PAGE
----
Rebalance the skin microbiota by wearing probiotic clothes? It is now almost possible! Currently, it is still in the concept state.
An idea from science
The science shows that the cutaneous microbiota serves as a barrier against certain microorganisms, allergens and other toxins by limiting the infectious and pathological impact.
Acne, eczema, rosacea, psoriasis… Skin conditions potentially caused or exacerbated by an imbalance between good and bad bacteria present on our skin. The hypothesis: the hygienist theory. In other words, inadvertent washing and disinfection causing dysbiosis. In addition, the cosmetic composition of used products and the wearing of certain clothes can also weaken this balance. Based on these findings, researcher and designer Rosie Broadhead looked at the issue by creating the “Skin II” project.
Skin II, the progress of an ambitious project
The aim of this project is to develop a concept of clothes with probiotics to restore microbial skin balance. The project initiator collaborates with Dr. Callewaert, microbiologist, in order to successfully encapsulate the probiotics and adhere them to the fabric in contact with skin. Beneficial bacteria will take precedence over other microbes when they are released from the fabric with body moisture – when the person sweats.
According to Rosie Broadhead, this garment that looks like a tight-fitting combination, would be able:
- To regenerate the cells,
- To reduce body odor,
- And to strengthen skin immunity.
Probiotic bacteria have been strategically located to produce maximum effect: in the armpits, arms, chest, back and on belly sides. This has been verified by tests conducted by Dr. Callewaert.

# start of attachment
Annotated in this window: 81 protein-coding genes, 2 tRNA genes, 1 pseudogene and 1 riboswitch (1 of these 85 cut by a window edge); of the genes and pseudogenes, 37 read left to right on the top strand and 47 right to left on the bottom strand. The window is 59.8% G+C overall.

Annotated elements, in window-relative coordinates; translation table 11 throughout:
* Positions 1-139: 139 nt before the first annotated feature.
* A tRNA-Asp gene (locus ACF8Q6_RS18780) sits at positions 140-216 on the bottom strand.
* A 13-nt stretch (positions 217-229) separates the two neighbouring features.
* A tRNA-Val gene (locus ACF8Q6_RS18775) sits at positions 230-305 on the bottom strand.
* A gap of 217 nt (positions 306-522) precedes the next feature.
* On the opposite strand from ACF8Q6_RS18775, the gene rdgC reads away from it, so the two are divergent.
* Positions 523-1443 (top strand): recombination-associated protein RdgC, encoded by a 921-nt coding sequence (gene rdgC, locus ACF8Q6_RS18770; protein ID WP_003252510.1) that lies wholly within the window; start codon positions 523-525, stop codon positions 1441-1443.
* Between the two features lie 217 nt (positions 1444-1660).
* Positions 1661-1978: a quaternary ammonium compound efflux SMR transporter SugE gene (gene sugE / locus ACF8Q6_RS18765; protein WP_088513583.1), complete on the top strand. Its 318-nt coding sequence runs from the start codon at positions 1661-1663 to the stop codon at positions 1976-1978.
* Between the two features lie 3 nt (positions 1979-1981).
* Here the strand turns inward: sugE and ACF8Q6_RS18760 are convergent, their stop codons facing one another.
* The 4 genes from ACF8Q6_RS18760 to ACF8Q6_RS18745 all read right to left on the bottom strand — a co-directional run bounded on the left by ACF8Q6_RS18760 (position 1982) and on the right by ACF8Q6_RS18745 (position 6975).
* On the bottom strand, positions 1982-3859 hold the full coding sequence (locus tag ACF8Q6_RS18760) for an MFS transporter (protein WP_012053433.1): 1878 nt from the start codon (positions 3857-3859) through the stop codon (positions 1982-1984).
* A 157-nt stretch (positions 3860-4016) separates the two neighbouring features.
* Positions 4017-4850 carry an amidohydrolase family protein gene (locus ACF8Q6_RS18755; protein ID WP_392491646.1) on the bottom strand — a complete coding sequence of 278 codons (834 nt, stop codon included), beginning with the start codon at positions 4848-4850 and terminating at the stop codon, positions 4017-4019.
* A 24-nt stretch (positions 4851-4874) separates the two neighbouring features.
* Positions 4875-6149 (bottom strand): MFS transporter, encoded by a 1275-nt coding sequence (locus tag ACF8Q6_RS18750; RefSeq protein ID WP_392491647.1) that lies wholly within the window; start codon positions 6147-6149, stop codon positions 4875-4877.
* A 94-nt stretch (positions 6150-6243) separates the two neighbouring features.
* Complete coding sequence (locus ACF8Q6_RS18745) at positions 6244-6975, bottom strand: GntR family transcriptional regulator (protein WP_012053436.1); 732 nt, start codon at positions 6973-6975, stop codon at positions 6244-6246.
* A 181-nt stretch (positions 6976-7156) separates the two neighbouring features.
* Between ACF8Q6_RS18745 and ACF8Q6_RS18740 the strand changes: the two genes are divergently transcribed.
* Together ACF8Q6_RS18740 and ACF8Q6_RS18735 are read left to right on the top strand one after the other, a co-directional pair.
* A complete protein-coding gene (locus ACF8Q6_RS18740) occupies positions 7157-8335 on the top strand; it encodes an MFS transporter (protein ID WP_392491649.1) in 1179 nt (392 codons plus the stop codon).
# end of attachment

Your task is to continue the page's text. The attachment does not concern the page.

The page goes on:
Some limitations to the project?
Several questions arise: What about washing? Indeed, if bacteria are released due to moisture, how much would remain in the combination after washing? What is the actual duration of the product? The Forbes newspaper asked Rosie Broadhead: she explains that “after a 30 degree wash the samples still had a very good bacteria count. Also, the microencapsulation process means that with the movement of the body and abrasion from the washing machine the bacteria can be released over time.” Rosie Broadhead also emphasizes an important ecological aspect: the product design makes it possible to wash clothes less often, thus reducing the washing machine use.
It remains to be seen if the combination is able:
- to be worn several times without washing with no smell of persistent perspiration,
- to resist to several passes in the washing machine,
- and to release the probiotics in the long term…
No marketing yet planned so far, as the project is still at the concept stage. But, this project reveals a field of possibilities more and more extensive for probiotics.
Would you be ready to wear this type of clothes to rebalance your skin microbiota?